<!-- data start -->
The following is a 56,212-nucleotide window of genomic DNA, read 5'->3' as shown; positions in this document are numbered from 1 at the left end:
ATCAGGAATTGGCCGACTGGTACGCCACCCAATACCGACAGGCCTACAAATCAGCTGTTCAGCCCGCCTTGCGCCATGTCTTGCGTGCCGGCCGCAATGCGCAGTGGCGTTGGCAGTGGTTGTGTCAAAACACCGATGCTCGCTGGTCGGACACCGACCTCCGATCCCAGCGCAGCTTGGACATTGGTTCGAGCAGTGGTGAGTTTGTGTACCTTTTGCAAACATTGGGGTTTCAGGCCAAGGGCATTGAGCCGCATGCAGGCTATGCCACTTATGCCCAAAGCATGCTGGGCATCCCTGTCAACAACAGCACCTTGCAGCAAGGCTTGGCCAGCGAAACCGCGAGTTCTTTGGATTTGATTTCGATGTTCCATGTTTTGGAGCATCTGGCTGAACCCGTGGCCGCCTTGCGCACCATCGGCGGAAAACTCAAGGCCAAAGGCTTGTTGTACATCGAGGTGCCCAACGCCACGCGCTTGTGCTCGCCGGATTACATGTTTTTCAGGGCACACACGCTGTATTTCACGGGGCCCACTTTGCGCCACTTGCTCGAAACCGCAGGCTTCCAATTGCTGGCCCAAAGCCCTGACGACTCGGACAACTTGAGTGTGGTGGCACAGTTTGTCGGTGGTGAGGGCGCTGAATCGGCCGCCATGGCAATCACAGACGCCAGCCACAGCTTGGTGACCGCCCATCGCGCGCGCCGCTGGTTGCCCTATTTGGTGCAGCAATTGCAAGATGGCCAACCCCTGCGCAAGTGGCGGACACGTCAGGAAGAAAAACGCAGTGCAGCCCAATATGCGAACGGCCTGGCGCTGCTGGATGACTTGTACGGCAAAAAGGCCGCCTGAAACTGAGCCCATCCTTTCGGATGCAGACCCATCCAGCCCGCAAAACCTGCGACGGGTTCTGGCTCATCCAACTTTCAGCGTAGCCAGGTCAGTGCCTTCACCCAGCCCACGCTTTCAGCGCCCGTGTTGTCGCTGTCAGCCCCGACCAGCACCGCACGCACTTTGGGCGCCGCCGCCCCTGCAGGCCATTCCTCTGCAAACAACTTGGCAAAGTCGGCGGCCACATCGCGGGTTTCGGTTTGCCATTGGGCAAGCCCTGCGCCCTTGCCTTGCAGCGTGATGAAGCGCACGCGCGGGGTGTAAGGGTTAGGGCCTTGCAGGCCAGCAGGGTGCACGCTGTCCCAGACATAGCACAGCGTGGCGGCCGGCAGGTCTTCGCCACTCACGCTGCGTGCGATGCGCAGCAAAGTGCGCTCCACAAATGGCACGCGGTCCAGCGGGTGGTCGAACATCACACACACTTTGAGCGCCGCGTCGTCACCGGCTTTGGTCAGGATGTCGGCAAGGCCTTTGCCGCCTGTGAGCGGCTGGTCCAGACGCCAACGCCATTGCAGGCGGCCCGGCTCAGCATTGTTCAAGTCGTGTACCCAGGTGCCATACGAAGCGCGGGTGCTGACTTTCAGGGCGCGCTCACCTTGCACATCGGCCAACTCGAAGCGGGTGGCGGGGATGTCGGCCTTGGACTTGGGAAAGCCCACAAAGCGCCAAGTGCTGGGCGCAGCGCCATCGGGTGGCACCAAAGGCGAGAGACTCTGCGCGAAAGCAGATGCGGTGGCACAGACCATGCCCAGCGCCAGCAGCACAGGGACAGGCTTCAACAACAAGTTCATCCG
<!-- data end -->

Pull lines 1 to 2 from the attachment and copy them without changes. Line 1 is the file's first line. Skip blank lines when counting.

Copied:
The following is a 56,212-nucleotide window of genomic DNA, read 5'->3' as shown; positions in this document are numbered from 1 at the left end:
ATCAGGAATTGGCCGACTGGTACGCCACCCAATACCGACAGGCCTACAAATCAGCTGTTCAGCCCGCCTTGCGCCATGTCTTGCGTGCCGGCCGCAATGCGCAGTGGCGTTGGCAGTGGTTGTGTCAAAACACCGATGCTCGCTGGTCGGACACCGACCTCCGATCCCAGCGCAGCTTGGACATTGGTTCGAGCAGTGGTGAGTTTGTGTACCTTTTGCAAACATTGGGGTTTCAGGCCAAGGGCATTGAGCCGCATGCAGGCTATGCCACTTATGCCCAAAGCATGCTGGGCATCCCTGTCAACAACAGCACCTTGCAGCAAGGCTTGGCCAGCGAAACCGCGAGTTCTTTGGATTTGATTTCGATGTTCCATGTTTTGGAGCATCTGGCTGAACCCGTGGCCGCCTTGCGCACCATCGGCGGAAAACTCAAGGCCAAAGGCTTGTTGTACATCGAGGTGCCCAACGCCACGCGCTTGTGCTCGCCGGATTACATGTTTTTCAGGGCACACACGCTGTATTTCACGGGGCCCACTTTGCGCCACTTGCTCGAAACCGCAGGCTTCCAATTGCTGGCCCAAAGCCCTGACGACTCGGACAACTTGAGTGTGGTGGCACAGTTTGTCGGTGGTGAGGGCGCTGAATCGGCCGCCATGGCAATCACAGACGCCAGCCACAGCTTGGTGACCGCCCATCGCGCGCGCCGCTGGTTGCCCTATTTGGTGCAGCAATTGCAAGATGGCCAACCCCTGCGCAAGTGGCGGACACGTCAGGAAGAAAAACGCAGTGCAGCCCAATATGCGAACGGCCTGGCGCTGCTGGATGACTTGTACGGCAAAAAGGCCGCCTGAAACTGAGCCCATCCTTTCGGATGCAGACCCATCCAGCCCGCAAAACCTGCGACGGGTTCTGGCTCATCCAACTTTCAGCGTAGCCAGGTCAGTGCCTTCACCCAGCCCACGCTTTCAGCGCCCGTGTTGTCGCTGTCAGCCCCGACCAGCACCGCACGCACTTTGGGCGCCGCCGCCCCTGCAGGCCATTCCTCTGCAAACAACTTGGCAAAGTCGGCGGCCACATCGCGGGTTTCGGTTTGCCATTGGGCAAGCCCTGCGCCCTTGCCTTGCAGCGTGATGAAGCGCACGCGCGGGGTGTAAGGGTTAGGGCCTTGCAGGCCAGCAGGGTGCACGCTGTCCCAGACATAGCACAGCGTGGCGGCCGGCAGGTCTTCGCCACTCACGCTGCGTGCGATGCGCAGCAAAGTGCGCTCCACAAATGGCACGCGGTCCAGCGGGTGGTCGAACATCACACACACTTTGAGCGCCGCGTCGTCACCGGCTTTGGTCAGGATGTCGGCAAGGCCTTTGCCGCCTGTGAGCGGCTGGTCCAGACGCCAACGCCATTGCAGGCGGCCCGGCTCAGCATTGTTCAAGTCGTGTACCCAGGTGCCATACGAAGCGCGGGTGCTGACTTTCAGGGCGCGCTCACCTTGCACATCGGCCAACTCGAAGCGGGTGGCGGGGATGTCGGCCTTGGACTTGGGAAAGCCCACAAAGCGCCAAGTGCTGGGCGCAGCGCCATCGGGTGGCACCAAAGGCGAGAGACTCTGCGCGAAAGCAGATGCGGTGGCACAGACCATGCCCAGCGCCAGCAGCACAGGGACAGGCTTCAACAACAAGTTCATCCG